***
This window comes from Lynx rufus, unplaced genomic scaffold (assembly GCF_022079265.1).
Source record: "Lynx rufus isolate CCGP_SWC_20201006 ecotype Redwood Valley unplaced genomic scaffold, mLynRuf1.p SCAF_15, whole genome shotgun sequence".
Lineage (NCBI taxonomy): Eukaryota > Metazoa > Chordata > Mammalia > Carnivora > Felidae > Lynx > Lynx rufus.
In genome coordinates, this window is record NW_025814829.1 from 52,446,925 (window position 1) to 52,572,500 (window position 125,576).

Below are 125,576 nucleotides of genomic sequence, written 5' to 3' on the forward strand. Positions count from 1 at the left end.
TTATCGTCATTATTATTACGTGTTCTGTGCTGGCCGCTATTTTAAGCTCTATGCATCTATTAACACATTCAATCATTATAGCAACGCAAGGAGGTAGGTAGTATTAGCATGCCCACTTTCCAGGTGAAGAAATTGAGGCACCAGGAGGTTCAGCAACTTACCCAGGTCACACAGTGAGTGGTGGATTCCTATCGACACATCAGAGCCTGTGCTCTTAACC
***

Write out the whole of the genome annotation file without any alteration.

This window comes from Lynx rufus, unplaced genomic scaffold (assembly GCF_022079265.1).
Source record: "Lynx rufus isolate CCGP_SWC_20201006 ecotype Redwood Valley unplaced genomic scaffold, mLynRuf1.p SCAF_15, whole genome shotgun sequence".
Lineage (NCBI taxonomy): Eukaryota > Metazoa > Chordata > Mammalia > Carnivora > Felidae > Lynx > Lynx rufus.
In genome coordinates, this window is record NW_025814829.1 from 52,446,925 (window position 1) to 52,572,500 (window position 125,576).

Below are 125,576 nucleotides of genomic sequence, written 5' to 3' on the forward strand. Positions count from 1 at the left end.
TTATCGTCATTATTATTACGTGTTCTGTGCTGGCCGCTATTTTAAGCTCTATGCATCTATTAACACATTCAATCATTATAGCAACGCAAGGAGGTAGGTAGTATTAGCATGCCCACTTTCCAGGTGAAGAAATTGAGGCACCAGGAGGTTCAGCAACTTACCCAGGTCACACAGTGAGTGGTGGATTCCTATCGACACATCAGAGCCTGTGCTCTTAACC